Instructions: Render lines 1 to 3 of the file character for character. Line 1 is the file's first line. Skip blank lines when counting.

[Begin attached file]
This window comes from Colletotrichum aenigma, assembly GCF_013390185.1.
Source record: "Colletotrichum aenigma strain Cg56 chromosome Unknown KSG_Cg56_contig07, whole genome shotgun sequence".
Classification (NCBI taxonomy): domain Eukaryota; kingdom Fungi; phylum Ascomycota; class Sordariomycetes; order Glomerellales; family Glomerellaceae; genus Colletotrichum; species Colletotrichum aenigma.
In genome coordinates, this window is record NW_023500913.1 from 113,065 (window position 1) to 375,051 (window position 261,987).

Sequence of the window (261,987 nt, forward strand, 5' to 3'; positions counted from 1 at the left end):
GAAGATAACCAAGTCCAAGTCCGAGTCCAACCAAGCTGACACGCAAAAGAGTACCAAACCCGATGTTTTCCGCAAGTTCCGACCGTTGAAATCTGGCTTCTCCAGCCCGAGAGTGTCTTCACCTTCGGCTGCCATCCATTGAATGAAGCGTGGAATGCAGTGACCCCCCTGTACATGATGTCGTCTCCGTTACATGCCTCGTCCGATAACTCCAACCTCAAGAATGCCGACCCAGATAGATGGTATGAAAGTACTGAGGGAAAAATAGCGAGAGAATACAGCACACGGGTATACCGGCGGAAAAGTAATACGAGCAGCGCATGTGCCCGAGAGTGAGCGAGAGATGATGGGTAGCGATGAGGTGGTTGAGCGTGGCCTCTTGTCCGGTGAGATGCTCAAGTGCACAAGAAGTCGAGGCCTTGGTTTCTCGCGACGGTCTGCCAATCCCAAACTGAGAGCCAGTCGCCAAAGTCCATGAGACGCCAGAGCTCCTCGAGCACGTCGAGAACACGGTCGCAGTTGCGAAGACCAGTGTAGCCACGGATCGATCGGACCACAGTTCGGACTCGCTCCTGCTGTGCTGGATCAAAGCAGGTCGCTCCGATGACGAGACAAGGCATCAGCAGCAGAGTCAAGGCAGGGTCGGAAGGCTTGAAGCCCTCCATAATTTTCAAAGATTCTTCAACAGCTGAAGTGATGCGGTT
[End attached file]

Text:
This window comes from Colletotrichum aenigma, assembly GCF_013390185.1.
Source record: "Colletotrichum aenigma strain Cg56 chromosome Unknown KSG_Cg56_contig07, whole genome shotgun sequence".
Classification (NCBI taxonomy): domain Eukaryota; kingdom Fungi; phylum Ascomycota; class Sordariomycetes; order Glomerellales; family Glomerellaceae; genus Colletotrichum; species Colletotrichum aenigma.